I got rid of the tennis ball, but his dog-napping problem wasn't solved. It was clear that the only time he really paid attention to the ball was when he had to bring it into the house. If he had a ball to play with at home, he wouldn't play. He'd play around the house but when there were no balls to play with, he didn't really want to play. But when I put the balls into the house, he'd pick them up, throw them on the floor and then come up to me, panting with his tongue hanging out, hoping I'd pick up the balls and throw them again.
It wasn't until I'd been training him for about four months that I realized what I'd been doing. It wasn't training to play, it was training to get balls in the house. Now I wasn't going to throw balls out, but I was going to give him time to come up to me and ask for the balls. When he did, I gave him one, and then I threw the rest out. But I didn't play with him, because I didn't think it would be right to play with him if he'd been training me to get the balls.
Training a dog to beg for food is a little different than training him to beg for attention. I'd learned that he needed to learn to beg on his own, and now I'd learned that I didn't need to keep rewarding his begging. At the same time, I also thought it was important for him to learn how to play, because I felt it would have been better for him to learn to enjoy the game on his own than to learn how to play by begging for attention.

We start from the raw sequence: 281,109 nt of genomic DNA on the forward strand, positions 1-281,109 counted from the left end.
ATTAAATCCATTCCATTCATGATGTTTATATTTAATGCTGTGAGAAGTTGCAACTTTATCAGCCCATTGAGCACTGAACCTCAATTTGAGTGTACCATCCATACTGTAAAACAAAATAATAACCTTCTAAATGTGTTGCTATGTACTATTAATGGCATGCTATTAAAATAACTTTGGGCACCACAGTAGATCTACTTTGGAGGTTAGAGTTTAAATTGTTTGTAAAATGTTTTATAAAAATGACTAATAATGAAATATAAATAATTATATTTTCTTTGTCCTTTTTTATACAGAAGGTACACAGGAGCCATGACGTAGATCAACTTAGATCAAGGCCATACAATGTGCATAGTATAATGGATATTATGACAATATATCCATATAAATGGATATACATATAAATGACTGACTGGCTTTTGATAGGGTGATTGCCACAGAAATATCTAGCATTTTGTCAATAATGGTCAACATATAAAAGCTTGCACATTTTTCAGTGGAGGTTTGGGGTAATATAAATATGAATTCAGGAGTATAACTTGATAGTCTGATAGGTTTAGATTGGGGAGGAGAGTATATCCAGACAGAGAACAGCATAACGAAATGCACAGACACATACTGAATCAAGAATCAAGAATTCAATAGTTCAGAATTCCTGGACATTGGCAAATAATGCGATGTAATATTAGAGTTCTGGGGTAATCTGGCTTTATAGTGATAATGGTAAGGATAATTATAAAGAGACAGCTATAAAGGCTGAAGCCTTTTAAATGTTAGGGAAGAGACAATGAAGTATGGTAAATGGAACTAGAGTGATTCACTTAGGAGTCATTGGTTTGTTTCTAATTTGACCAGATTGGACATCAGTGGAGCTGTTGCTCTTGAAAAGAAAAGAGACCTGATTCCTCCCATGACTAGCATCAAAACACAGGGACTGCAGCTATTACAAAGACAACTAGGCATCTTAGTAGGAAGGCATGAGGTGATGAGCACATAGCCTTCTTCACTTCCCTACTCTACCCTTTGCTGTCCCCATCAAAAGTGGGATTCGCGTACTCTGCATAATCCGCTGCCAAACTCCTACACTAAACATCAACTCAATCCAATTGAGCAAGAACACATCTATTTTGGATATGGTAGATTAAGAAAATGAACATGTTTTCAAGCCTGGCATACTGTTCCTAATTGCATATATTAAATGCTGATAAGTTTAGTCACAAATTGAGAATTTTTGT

It took four months, but eventually I got him to the point where he'd come to me and ask for the ball, and I'd give him one. But I still didn't give him any attention, and he'd sit at my feet and wait until I came home, when he'd ask for a ball. At this point, I'd throw the balls into the house, because he could handle that situation and be on his way. But I hadn't given him any attention, and he knew that he needed my attention before I'd give him a ball.
But there was something about what he did that I didn't like. If he didn't get the ball from me, he'd start running back and forth at the house—and barking at the door—until he got the ball. At this point I'd have to chase him with the ball, which isn't what he was trained to do. After a little while, I'd drop the ball and he'd come in and drop his head and look up at me. At this point I'd toss him a ball and walk away. I couldn't believe I had to do this every time.
I'd ask him, "Do you have to be this way?"
"What do you mean?"
"Do you have to chase me?"
"No, that's not what I want to do."
"It seems like you do a lot of what you don't want to do."
What he was doing was instinctive. He was just doing it because he thought that he had to. It was just a reflex that was learned over many years of doing this. He really wasn't that interested in getting the ball. He just thought that I would toss the ball to him. He'd just do whatever he felt like, without a thought that I'd throw the ball.
Of course, he's an intelligent dog, and he figured out the game fairly quickly. He also knew where the back door was, and he'd know if he couldn't get the ball, then he'd use the back door instead. It was more important to him to get out than to do what he'd be trained to do.
I realized that I was going through a change of behavior because I wanted a different kind of dog than I'd bought before. I wanted a dog that was more of a gentleman. So I went through a series of